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Environment : In the Amazon, Forest and Farmers Have to Get Along : To save Brazil's tropical wilderness, experts say, alternatives are needed to destructive farming methods. They believe the region can be profitable and preserved.

Preserving the Amazon


MANAUS, Brazil — The sprawling, air-conditioned hotel at the edge of the Amazon forest teemed with ideas for saving the world's biggest tropical wilderness. It was a flourishing ecosystem of ideas, with the exuberance of a triple-canopy jungle, some ideas like towering trees, others like dense undergrowth and entwining vines.

They sprouted from the mouths of conservationists, researchers, government technicians and officials; they blossomed from photocopied treatises, slide projectors and posters; they germinated on note pads and paper napkins. The lush proliferation of ideas left no doubt that an international conference called "Forest 90" was a fertile theoretical environment.

A sampling:

Dirigibles will float over the wilderness, lowering in loggers to cut mature hardwood trees with as little damage to the forest as possible. New trees will be planted to replace the harvested ones, which will be hoisted into the sky and carried to nearby rivers, then floated to distant sawmills. No more logging roads slicing destructively through the fragile flora and fauna.

Forest dwellers will not only tap rubber and gather Brazil nuts, as they do today, but also will collect foods, medicinal plants, gums, fibers, dyes, oils and other products for marketing in Brazil and abroad. Useful species will be reseeded. In riverside settlements, processing plants and cottage industries will turn forest products into finished goods, providing needed jobs.

Agricultural extension workers will help farmers cultivate combinations of trees that yield profitable crops on small plots, protecting the land from the erosion and hardening that can occur when the forest is removed. This sustained "agroforestry" will render unnecessary the slash-and-burn farming methods that have already destroyed so much native forest.

Landowners will raise big, fast-growing Amazon fish in ponds covering a few acres, earning much more than they could by raising cattle on large tracts of cleared land. Waste from chicken coops at the edge of the water will feed the fish.

Two million Amazon colonos, pioneer farmers from other parts of Brazil, have shown how the imperative of economic survival can devour virgin forest. Most colonos begin by planting traditional subsistence crops such as beans, corn and an abundant root crop called manioc on cleared forest land. When the soil wears out in two or three years, they clear more land. More rain forest disappears.

Saving the forest, it was clear here, is not only a matter of curbing rapacious ranchers, but also of offering small farmers economic alternatives to destructive methods.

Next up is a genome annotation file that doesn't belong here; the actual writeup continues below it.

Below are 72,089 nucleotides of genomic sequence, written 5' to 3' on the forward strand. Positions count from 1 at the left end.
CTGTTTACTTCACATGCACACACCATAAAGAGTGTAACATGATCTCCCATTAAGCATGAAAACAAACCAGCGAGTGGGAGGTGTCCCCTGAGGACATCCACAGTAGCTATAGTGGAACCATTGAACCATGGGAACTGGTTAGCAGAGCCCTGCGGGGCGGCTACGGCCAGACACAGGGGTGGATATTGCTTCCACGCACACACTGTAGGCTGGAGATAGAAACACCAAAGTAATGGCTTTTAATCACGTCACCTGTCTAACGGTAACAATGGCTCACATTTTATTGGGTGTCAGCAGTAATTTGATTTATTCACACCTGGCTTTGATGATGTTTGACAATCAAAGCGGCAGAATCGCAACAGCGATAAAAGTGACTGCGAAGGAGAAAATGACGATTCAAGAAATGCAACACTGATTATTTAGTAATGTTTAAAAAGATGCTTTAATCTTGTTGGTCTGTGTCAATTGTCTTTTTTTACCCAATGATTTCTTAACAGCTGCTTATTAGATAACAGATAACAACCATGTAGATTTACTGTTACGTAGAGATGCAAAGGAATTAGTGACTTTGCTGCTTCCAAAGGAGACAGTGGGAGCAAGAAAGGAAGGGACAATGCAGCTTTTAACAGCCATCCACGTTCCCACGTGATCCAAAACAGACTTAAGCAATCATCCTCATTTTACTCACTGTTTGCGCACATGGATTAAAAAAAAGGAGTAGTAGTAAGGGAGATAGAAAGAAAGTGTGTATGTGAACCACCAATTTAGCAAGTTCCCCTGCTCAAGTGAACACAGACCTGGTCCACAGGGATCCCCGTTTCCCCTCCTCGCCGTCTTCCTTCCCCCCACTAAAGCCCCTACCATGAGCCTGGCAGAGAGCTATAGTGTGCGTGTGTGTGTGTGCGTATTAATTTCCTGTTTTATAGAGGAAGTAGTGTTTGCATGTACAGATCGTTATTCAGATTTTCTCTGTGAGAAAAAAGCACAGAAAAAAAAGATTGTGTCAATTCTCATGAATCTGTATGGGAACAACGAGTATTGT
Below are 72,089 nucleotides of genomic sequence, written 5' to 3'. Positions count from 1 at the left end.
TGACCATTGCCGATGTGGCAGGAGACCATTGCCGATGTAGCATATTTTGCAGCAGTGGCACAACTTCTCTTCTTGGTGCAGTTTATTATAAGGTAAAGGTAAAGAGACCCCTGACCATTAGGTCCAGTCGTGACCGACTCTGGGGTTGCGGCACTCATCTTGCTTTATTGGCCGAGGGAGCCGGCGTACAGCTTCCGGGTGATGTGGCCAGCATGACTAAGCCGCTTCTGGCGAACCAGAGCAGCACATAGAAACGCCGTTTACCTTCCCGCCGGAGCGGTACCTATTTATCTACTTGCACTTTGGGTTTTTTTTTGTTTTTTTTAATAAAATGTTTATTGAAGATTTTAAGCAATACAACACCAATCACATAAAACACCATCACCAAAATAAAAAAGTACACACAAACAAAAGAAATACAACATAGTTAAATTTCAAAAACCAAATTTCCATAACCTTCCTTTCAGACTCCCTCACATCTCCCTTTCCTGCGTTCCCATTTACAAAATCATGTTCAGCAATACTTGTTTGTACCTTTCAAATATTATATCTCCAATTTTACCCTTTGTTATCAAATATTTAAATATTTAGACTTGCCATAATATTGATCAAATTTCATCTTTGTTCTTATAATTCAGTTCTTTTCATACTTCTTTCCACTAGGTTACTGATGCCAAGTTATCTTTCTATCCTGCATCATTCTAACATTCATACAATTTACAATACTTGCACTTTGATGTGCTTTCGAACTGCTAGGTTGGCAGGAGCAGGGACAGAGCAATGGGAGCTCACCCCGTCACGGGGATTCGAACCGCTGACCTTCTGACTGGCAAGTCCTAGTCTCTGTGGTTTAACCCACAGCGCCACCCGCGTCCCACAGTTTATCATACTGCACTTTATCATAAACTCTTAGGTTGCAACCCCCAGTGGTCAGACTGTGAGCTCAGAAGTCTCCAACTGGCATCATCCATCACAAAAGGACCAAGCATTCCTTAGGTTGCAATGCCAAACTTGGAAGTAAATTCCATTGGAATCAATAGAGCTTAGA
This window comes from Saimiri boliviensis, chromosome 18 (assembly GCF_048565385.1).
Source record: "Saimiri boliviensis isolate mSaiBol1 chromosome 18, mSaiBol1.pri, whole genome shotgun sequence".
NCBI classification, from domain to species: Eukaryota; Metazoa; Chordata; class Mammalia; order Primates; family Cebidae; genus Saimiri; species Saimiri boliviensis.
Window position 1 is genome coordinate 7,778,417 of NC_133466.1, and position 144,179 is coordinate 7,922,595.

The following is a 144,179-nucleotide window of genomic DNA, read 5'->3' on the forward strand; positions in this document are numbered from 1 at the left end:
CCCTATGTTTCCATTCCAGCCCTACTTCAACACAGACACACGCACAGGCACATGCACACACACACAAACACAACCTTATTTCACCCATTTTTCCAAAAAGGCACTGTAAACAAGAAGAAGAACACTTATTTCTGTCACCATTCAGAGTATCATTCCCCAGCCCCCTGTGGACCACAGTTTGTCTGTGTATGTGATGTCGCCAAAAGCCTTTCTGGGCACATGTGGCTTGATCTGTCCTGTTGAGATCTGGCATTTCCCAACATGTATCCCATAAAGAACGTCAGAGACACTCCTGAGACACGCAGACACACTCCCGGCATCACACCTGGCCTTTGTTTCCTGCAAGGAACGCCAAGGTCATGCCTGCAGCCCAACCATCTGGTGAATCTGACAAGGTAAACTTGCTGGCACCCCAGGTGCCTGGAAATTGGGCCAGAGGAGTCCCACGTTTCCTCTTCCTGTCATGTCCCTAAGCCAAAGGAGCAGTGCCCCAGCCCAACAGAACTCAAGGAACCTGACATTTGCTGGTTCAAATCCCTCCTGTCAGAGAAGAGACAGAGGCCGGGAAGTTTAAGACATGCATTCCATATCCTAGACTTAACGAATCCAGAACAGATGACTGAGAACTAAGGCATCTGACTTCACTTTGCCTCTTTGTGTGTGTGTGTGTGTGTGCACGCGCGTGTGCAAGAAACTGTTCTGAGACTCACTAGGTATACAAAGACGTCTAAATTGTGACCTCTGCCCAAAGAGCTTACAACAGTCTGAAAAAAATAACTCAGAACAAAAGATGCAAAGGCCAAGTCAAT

Like the vast rain forest itself, the ideas for weaning farmers from the slash-and-burn cycle seemed to have no end.

Plant manioc in combination with nitrogen-fixing legumes that will replenish and protect weak soils. Exploit unwooded river flood plains with intensive cultivation of rice or super-grasses to feed livestock. Grow shade-seeking perennial crops, such as pepper and cacao, under otherwise useless secondary forest growth, capoeira, on the deforested land. Develop more productive agroforestry "consortiums" of different crop trees that thrive together.

The goal is to "fix the man on the land" with a sustainable system of production. "For every year this person doesn't have to move, it means 'X' number of acres that aren't cleared," said John Butler, a consultant with the World Wildlife Fund.

But Forest 90's 1,200 participants--environmentalists and government officials--well knew that as deforestation chews away at Brazil's Amazon region, ideas alone will not save the unmatched diversity of its myriad plants and animals.

While the impressive flood of ideas offered hope for the Amazon, it also underlined a difficult challenge: A monumental effort is needed to sort out the various forest-saving possibilities and to put them into widespread practice.

To accomplish the goal, new techniques must be taught, and other assistance delivered, to a rural population of 5 million in an area nearly three times as large as Alaska. That could require an army of agricultural extension agents. Currently, few results of Amazon agricultural research reach farmers in the field.

Luiz Carlos Molion, a Brazilian climatologist and forest hydrologist, served himself a few chunks of river fish from the hotel's luncheon buffet.

"This is tambaqui, but it's undersized," said Molion, 43, a stout man with a ruddy face and scraggly russet beard. "They're taking small fish from the rivers because the big ones are being fished out."

Demand for tambaqui and other Amazon fish is high: A kilogram of tambaqui costs more than a kilogram of beef in Manaus, a city of more than a million people. Molion and others who know the Amazon say fish-raising in ponds could become a major source of food and income for the region's people, with a low ecological cost. But so far, little has been done to implement the idea.

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